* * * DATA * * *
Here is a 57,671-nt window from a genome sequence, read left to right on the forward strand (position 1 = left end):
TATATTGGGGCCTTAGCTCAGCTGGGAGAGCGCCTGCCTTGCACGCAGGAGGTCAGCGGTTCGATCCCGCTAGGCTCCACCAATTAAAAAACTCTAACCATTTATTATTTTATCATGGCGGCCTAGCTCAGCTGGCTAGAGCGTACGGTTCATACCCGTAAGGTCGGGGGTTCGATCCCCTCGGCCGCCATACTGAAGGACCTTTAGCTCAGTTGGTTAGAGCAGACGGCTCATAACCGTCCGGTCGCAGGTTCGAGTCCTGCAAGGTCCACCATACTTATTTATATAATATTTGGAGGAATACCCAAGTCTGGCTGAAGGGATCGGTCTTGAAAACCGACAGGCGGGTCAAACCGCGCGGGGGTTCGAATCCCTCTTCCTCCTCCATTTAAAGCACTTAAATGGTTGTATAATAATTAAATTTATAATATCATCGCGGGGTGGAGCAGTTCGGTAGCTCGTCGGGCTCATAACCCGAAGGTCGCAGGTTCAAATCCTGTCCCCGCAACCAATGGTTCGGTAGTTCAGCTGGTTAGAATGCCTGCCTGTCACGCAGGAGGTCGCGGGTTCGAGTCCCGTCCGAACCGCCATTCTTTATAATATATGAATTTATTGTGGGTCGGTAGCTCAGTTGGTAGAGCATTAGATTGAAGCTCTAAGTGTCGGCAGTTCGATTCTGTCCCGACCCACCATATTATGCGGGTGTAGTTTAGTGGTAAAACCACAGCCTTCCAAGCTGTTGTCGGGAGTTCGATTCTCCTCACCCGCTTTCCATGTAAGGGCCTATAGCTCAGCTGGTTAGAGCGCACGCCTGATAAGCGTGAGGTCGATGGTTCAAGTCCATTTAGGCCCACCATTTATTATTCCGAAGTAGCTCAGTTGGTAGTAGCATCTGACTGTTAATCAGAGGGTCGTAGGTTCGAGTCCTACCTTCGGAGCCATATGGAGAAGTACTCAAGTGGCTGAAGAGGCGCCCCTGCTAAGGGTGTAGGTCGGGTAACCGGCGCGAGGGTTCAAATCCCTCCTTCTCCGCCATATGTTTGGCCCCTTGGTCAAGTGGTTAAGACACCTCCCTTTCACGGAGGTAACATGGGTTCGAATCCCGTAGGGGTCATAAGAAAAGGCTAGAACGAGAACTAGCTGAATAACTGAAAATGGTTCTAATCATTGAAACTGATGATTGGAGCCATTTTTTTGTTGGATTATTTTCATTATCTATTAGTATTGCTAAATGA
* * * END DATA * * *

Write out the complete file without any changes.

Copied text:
Here is a 57,671-nt window from a genome sequence, read left to right on the forward strand (position 1 = left end):
TATATTGGGGCCTTAGCTCAGCTGGGAGAGCGCCTGCCTTGCACGCAGGAGGTCAGCGGTTCGATCCCGCTAGGCTCCACCAATTAAAAAACTCTAACCATTTATTATTTTATCATGGCGGCCTAGCTCAGCTGGCTAGAGCGTACGGTTCATACCCGTAAGGTCGGGGGTTCGATCCCCTCGGCCGCCATACTGAAGGACCTTTAGCTCAGTTGGTTAGAGCAGACGGCTCATAACCGTCCGGTCGCAGGTTCGAGTCCTGCAAGGTCCACCATACTTATTTATATAATATTTGGAGGAATACCCAAGTCTGGCTGAAGGGATCGGTCTTGAAAACCGACAGGCGGGTCAAACCGCGCGGGGGTTCGAATCCCTCTTCCTCCTCCATTTAAAGCACTTAAATGGTTGTATAATAATTAAATTTATAATATCATCGCGGGGTGGAGCAGTTCGGTAGCTCGTCGGGCTCATAACCCGAAGGTCGCAGGTTCAAATCCTGTCCCCGCAACCAATGGTTCGGTAGTTCAGCTGGTTAGAATGCCTGCCTGTCACGCAGGAGGTCGCGGGTTCGAGTCCCGTCCGAACCGCCATTCTTTATAATATATGAATTTATTGTGGGTCGGTAGCTCAGTTGGTAGAGCATTAGATTGAAGCTCTAAGTGTCGGCAGTTCGATTCTGTCCCGACCCACCATATTATGCGGGTGTAGTTTAGTGGTAAAACCACAGCCTTCCAAGCTGTTGTCGGGAGTTCGATTCTCCTCACCCGCTTTCCATGTAAGGGCCTATAGCTCAGCTGGTTAGAGCGCACGCCTGATAAGCGTGAGGTCGATGGTTCAAGTCCATTTAGGCCCACCATTTATTATTCCGAAGTAGCTCAGTTGGTAGTAGCATCTGACTGTTAATCAGAGGGTCGTAGGTTCGAGTCCTACCTTCGGAGCCATATGGAGAAGTACTCAAGTGGCTGAAGAGGCGCCCCTGCTAAGGGTGTAGGTCGGGTAACCGGCGCGAGGGTTCAAATCCCTCCTTCTCCGCCATATGTTTGGCCCCTTGGTCAAGTGGTTAAGACACCTCCCTTTCACGGAGGTAACATGGGTTCGAATCCCGTAGGGGTCATAAGAAAAGGCTAGAACGAGAACTAGCTGAATAACTGAAAATGGTTCTAATCATTGAAACTGATGATTGGAGCCATTTTTTTGTTGGATTATTTTCATTATCTATTAGTATTGCTAAATGA